Ref. C Costs Keep Rising

Referendum C is the net tax hike passed in Colorado in 2005. For background, see my “Referendum C Central.”

In Colorado, tax dollars collected in excess of what may be legally spent must be returned to the taxpayers, under the Taxpayer’s Bill of Rights. But Referendum C allowed the state government to keep all of the excess dollars for several years, regardless of the amount. (That is why I call it a net tax hike.) The amount has risen dramatically, as The Pueblo Chieftain recently pointed out:

When it was pitched to voters, supporters of the measure initially said it would raise an additional $3 billion over five years – then the figure quickly was raised to $3.75 billion.

We believed the figure would be closer to $7 billion, based on the additional bounty the federal Treasury was bringing in as a result of the economic boost from the Bush tax rate cuts. But we were being too conservative.

Last week the office of Gov. Bill Ritter released its quarterly economic and revenue forecast. That document admitted that our prediction was closer to the truth.

So now we will go boldly where no one has gone before and predict that Ref C will result in an increase in state revenues of $10 billion over the five-year period.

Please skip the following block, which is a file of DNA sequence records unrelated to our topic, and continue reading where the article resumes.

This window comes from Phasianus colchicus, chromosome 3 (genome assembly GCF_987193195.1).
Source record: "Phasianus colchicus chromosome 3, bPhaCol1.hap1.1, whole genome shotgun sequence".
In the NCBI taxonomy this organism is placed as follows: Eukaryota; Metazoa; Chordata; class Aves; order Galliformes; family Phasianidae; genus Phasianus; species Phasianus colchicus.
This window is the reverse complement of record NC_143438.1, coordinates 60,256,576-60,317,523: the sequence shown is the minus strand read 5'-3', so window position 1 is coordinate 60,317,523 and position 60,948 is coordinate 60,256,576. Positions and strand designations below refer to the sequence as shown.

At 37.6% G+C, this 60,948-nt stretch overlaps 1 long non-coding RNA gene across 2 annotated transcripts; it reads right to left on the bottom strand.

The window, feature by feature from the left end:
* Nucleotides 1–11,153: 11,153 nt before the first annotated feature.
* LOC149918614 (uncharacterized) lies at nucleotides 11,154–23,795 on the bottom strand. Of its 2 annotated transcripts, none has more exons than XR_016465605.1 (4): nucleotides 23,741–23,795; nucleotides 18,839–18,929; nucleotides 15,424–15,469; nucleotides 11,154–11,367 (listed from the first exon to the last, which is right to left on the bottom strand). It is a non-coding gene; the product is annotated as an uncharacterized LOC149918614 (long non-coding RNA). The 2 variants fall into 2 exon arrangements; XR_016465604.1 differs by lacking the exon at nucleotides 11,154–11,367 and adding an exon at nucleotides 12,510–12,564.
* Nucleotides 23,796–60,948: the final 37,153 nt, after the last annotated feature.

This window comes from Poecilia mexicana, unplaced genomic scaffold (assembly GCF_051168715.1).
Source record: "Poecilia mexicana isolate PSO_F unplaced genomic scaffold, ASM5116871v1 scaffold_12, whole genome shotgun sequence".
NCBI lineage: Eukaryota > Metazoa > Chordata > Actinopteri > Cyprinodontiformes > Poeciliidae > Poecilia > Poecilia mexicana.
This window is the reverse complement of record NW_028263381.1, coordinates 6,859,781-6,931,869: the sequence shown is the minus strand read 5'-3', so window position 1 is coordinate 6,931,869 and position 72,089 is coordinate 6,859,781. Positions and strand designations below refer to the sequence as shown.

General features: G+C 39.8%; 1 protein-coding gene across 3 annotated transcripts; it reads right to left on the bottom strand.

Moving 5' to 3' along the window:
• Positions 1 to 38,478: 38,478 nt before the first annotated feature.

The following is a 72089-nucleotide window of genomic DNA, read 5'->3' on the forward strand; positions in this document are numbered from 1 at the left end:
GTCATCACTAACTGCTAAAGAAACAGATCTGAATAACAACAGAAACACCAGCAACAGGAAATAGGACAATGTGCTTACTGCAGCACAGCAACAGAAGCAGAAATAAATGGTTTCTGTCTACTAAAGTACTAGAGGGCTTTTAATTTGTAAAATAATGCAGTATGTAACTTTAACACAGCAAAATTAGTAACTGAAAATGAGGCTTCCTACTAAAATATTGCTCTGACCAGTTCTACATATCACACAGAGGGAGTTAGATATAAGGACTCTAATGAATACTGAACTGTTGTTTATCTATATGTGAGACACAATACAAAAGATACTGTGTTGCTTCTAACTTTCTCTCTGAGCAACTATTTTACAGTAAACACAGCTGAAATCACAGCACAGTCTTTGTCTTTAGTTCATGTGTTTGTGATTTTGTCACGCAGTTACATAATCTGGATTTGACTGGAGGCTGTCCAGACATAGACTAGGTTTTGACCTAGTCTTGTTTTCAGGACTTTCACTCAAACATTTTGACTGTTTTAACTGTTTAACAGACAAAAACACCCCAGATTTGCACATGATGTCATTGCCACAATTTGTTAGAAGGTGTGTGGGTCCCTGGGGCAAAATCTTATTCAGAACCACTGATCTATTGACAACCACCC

The exact figure will not be known till after the fact, but obviously it will be billions of dollars more than Referendum C’s supporters originally predicted.

Dave Kopel writes about this for the recently created Colorado Union of Taxpayers Weblog. Kopel argues:

Although the ref C advocates dishonestly described ref C as as “temporary” “five-year” “time-out” from the Taxpayers Bill of Rights, the effect of ref C will be a permanent increase in state government taxing and spending levels allowed under the state Constitution. And yet, $10 billion extra dollars, over five years, plus billions and billions more in perpetuity, is not enough for the tax consumer lobby, which is gearing up to push another tax increase on the 2008 ballot.

It’s not clear exactly when or how the tax-hikers will make their move, but they obviously want to figure out a way to take even more of other people’s money by force. Apparently, to them the refrain, “just a few billion more,” never gets old.